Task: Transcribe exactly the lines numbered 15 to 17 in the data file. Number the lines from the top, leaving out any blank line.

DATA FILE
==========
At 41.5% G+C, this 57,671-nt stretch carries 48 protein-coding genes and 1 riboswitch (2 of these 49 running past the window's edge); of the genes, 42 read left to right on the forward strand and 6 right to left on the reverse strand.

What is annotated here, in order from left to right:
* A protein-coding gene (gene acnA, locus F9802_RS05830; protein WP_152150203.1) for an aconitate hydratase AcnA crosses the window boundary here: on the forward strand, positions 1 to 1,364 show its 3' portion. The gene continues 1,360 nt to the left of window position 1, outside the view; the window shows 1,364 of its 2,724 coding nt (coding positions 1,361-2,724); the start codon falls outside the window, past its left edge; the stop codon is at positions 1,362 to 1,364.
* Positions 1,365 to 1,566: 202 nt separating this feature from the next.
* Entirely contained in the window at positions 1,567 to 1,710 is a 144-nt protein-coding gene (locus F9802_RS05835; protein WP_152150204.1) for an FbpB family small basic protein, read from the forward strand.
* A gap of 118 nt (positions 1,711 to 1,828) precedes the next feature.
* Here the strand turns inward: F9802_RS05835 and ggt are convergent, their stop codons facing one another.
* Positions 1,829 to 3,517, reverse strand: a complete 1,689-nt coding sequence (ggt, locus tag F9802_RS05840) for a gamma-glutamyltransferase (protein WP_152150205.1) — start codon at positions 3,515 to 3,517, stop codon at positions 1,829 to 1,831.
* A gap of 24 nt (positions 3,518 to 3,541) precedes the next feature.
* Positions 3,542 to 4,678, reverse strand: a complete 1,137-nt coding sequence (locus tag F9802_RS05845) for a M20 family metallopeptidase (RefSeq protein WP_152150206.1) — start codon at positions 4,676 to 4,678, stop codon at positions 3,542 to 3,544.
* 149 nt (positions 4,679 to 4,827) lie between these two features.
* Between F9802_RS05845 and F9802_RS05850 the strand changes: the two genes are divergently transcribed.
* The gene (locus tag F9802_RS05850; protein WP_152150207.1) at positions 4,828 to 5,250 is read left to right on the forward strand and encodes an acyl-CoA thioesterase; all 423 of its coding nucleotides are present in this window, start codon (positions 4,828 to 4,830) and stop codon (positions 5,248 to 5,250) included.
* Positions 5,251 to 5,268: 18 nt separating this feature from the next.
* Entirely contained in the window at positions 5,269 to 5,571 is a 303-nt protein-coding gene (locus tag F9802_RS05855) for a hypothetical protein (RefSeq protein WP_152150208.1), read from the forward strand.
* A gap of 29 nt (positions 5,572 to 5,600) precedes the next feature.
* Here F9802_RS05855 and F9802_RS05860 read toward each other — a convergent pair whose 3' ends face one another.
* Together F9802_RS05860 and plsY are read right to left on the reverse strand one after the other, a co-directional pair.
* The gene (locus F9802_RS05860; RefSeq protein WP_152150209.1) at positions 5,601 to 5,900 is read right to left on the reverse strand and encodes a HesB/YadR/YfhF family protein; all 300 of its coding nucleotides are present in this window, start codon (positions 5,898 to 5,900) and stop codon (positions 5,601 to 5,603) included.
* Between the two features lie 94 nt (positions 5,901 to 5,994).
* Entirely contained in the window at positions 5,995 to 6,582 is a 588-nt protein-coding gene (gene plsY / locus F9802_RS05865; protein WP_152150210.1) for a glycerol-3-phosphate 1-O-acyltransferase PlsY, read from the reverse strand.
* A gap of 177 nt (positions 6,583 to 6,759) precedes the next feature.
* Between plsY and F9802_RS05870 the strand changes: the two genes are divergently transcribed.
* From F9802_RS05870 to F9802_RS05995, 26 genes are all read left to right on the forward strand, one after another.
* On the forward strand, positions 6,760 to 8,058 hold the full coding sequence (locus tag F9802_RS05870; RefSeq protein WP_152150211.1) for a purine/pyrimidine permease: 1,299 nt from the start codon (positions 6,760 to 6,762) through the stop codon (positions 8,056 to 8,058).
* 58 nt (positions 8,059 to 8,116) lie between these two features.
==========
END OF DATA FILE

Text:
* Entirely contained in the window at positions 5,269 to 5,571 is a 303-nt protein-coding gene (locus tag F9802_RS05855) for a hypothetical protein (RefSeq protein WP_152150208.1), read from the forward strand.
* A gap of 29 nt (positions 5,572 to 5,600) precedes the next feature.
* Here F9802_RS05855 and F9802_RS05860 read toward each other — a convergent pair whose 3' ends face one another.